Essays taken from a weekly newspaper column published in the Washington County News, Washington, Kansas. Look for my book, "Dispatches From Kansas," available from Amazon.com, or from the author.
I couldn't post a thing when I first saw this - it made me tear up. I saw my own mom, slowing, slowly moving away.It amazes me that she's still living in her own home at 92, and able to get by. But the time is coming. Sigh.And I love the photo of the window curtain. I've had a curtains-and-breeze entry in my files. This reminded me to go look at it again.
Linda -- Poor Ilda has been in the nursing home for more years than I can remember, but now she lives entirely in an interior world made up of equal parts fantasy (helicopter rides to China, a new son, interactions with people both living and dead) and memory. She can't see nor hear but simply exists. For some reason the curtain and window brought to mind an emptiness that knows no bounds. Thanks for sharing--be thankful your mother is still on her own.
The photos of Ilda is very evocative. It's apparent that she's in the netherland of age but what stands out for me is that someone has painted her fingernails and she dressed in a new tee shirt. Someone is still caring for her, even in her diminished state.This very morning my sister and I are taking our mother for the results of a battery of tests to determine whether she has Alzheimer's or a form of dementia. I've told my mom that unfortunately if you're going to live to an advanced age, there's going to be a price to pay.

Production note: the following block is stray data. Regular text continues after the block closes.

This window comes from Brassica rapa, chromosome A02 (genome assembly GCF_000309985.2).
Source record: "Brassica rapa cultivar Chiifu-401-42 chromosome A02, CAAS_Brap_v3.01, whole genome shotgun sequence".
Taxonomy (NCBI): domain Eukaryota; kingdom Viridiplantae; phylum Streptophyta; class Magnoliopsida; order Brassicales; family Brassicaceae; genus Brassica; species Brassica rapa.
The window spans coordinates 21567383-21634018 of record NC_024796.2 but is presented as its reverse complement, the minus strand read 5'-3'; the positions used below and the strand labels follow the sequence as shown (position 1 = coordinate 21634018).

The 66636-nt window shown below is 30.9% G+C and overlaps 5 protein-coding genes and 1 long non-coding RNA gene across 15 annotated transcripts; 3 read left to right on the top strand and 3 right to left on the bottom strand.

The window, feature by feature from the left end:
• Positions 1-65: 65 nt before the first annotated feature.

Suzanne -- Sorry to hear about your mother. In many ways being lost within oneself and one's memories is a far better place than the harsh reality of a nursing home. I'd much rather disappear into the past or whatever alternate realm these people live in. It's hardest on those on the outside looking in.
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